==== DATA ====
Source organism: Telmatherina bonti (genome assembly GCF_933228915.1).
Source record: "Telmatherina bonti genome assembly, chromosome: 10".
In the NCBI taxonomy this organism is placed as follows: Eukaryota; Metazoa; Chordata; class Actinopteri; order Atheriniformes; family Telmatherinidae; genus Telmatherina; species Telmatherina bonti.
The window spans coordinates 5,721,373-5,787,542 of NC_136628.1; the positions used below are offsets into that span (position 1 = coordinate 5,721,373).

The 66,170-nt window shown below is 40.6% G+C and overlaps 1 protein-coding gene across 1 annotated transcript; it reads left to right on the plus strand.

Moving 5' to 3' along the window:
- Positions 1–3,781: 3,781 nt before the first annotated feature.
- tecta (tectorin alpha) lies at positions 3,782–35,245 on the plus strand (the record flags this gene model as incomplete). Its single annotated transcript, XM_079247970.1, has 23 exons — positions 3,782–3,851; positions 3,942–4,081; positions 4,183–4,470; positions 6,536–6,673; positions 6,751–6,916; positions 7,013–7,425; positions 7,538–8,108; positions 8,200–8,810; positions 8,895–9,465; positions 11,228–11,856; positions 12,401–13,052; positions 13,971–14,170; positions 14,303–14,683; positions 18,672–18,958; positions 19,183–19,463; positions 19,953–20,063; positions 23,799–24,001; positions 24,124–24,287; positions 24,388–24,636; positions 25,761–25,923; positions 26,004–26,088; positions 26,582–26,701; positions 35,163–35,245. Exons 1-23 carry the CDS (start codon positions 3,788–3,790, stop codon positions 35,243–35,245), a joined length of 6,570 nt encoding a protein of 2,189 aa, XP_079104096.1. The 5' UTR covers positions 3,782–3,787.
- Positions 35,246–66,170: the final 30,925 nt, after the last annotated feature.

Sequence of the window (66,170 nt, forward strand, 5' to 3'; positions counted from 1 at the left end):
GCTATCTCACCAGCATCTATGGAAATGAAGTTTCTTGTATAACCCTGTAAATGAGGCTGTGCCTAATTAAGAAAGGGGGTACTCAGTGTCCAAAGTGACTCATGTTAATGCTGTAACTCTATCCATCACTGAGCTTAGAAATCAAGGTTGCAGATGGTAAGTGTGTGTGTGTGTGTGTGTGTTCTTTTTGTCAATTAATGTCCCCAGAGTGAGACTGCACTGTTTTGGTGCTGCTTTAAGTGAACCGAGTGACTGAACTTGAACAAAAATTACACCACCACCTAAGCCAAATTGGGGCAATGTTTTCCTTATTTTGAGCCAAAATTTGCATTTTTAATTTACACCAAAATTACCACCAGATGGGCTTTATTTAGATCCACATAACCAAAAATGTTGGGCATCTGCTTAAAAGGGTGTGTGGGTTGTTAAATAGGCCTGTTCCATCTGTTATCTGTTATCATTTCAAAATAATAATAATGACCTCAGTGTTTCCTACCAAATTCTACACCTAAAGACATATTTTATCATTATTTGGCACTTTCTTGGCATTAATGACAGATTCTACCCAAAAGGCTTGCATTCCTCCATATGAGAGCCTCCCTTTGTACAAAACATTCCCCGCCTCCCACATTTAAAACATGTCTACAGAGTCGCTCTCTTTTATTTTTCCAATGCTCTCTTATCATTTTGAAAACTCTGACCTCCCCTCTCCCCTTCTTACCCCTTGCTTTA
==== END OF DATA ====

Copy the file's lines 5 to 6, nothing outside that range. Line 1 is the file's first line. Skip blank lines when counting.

The 66,170-nt window shown below is 40.6% G+C and overlaps 1 protein-coding gene across 1 annotated transcript; it reads left to right on the plus strand.

Moving 5' to 3' along the window: